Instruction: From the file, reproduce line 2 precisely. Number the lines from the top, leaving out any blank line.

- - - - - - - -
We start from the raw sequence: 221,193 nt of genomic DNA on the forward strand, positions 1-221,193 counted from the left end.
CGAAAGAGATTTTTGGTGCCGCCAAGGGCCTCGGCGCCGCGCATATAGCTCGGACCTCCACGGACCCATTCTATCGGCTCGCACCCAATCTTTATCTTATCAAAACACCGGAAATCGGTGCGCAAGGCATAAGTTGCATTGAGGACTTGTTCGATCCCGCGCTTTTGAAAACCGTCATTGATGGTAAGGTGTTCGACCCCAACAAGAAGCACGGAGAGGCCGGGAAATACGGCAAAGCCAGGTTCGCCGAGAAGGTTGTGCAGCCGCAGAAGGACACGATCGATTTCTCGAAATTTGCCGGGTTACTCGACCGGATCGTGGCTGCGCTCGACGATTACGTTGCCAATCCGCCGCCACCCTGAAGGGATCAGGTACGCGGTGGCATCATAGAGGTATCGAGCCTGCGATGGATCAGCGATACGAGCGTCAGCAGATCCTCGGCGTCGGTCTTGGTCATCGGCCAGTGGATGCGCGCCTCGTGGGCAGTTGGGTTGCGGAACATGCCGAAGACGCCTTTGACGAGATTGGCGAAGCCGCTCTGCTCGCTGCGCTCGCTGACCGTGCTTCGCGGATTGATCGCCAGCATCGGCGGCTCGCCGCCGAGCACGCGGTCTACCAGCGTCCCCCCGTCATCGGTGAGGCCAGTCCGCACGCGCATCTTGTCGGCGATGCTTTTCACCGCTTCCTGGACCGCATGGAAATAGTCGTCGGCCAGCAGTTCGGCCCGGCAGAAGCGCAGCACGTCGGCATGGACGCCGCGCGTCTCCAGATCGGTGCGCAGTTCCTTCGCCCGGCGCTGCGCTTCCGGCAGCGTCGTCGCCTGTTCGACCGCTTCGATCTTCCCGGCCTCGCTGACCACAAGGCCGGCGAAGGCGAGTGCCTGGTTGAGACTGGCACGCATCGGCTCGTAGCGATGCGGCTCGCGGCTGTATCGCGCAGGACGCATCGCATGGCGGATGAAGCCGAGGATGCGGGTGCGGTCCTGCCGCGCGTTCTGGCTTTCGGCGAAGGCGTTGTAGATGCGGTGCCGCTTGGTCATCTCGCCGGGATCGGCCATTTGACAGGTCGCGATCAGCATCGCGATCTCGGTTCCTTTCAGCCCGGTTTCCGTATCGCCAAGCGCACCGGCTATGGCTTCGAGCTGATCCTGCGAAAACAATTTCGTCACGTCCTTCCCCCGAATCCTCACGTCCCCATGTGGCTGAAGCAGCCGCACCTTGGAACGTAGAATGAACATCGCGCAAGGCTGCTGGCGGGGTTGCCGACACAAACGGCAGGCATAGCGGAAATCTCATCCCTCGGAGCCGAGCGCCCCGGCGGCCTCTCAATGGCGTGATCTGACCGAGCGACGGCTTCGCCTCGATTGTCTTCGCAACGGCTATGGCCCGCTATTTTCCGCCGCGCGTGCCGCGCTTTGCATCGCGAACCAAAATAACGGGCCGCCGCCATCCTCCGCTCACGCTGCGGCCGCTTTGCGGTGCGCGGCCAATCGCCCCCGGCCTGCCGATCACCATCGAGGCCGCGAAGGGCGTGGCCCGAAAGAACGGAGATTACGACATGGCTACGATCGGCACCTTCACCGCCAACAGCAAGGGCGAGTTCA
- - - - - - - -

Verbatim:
CGAAAGAGATTTTTGGTGCCGCCAAGGGCCTCGGCGCCGCGCATATAGCTCGGACCTCCACGGACCCATTCTATCGGCTCGCACCCAATCTTTATCTTATCAAAACACCGGAAATCGGTGCGCAAGGCATAAGTTGCATTGAGGACTTGTTCGATCCCGCGCTTTTGAAAACCGTCATTGATGGTAAGGTGTTCGACCCCAACAAGAAGCACGGAGAGGCCGGGAAATACGGCAAAGCCAGGTTCGCCGAGAAGGTTGTGCAGCCGCAGAAGGACACGATCGATTTCTCGAAATTTGCCGGGTTACTCGACCGGATCGTGGCTGCGCTCGACGATTACGTTGCCAATCCGCCGCCACCCTGAAGGGATCAGGTACGCGGTGGCATCATAGAGGTATCGAGCCTGCGATGGATCAGCGATACGAGCGTCAGCAGATCCTCGGCGTCGGTCTTGGTCATCGGCCAGTGGATGCGCGCCTCGTGGGCAGTTGGGTTGCGGAACATGCCGAAGACGCCTTTGACGAGATTGGCGAAGCCGCTCTGCTCGCTGCGCTCGCTGACCGTGCTTCGCGGATTGATCGCCAGCATCGGCGGCTCGCCGCCGAGCACGCGGTCTACCAGCGTCCCCCCGTCATCGGTGAGGCCAGTCCGCACGCGCATCTTGTCGGCGATGCTTTTCACCGCTTCCTGGACCGCATGGAAATAGTCGTCGGCCAGCAGTTCGGCCCGGCAGAAGCGCAGCACGTCGGCATGGACGCCGCGCGTCTCCAGATCGGTGCGCAGTTCCTTCGCCCGGCGCTGCGCTTCCGGCAGCGTCGTCGCCTGTTCGACCGCTTCGATCTTCCCGGCCTCGCTGACCACAAGGCCGGCGAAGGCGAGTGCCTGGTTGAGACTGGCACGCATCGGCTCGTAGCGATGCGGCTCGCGGCTGTATCGCGCAGGACGCATCGCATGGCGGATGAAGCCGAGGATGCGGGTGCGGTCCTGCCGCGCGTTCTGGCTTTCGGCGAAGGCGTTGTAGATGCGGTGCCGCTTGGTCATCTCGCCGGGATCGGCCATTTGACAGGTCGCGATCAGCATCGCGATCTCGGTTCCTTTCAGCCCGGTTTCCGTATCGCCAAGCGCACCGGCTATGGCTTCGAGCTGATCCTGCGAAAACAATTTCGTCACGTCCTTCCCCCGAATCCTCACGTCCCCATGTGGCTGAAGCAGCCGCACCTTGGAACGTAGAATGAACATCGCGCAAGGCTGCTGGCGGGGTTGCCGACACAAACGGCAGGCATAGCGGAAATCTCATCCCTCGGAGCCGAGCGCCCCGGCGGCCTCTCAATGGCGTGATCTGACCGAGCGACGGCTTCGCCTCGATTGTCTTCGCAACGGCTATGGCCCGCTATTTTCCGCCGCGCGTGCCGCGCTTTGCATCGCGAACCAAAATAACGGGCCGCCGCCATCCTCCGCTCACGCTGCGGCCGCTTTGCGGTGCGCGGCCAATCGCCCCCGGCCTGCCGATCACCATCGAGGCCGCGAAGGGCGTGGCCCGAAAGAACGGAGATTACGACATGGCTACGATCGGCACCTTCACCGCCAACAGCAAGGGCGAGTTCA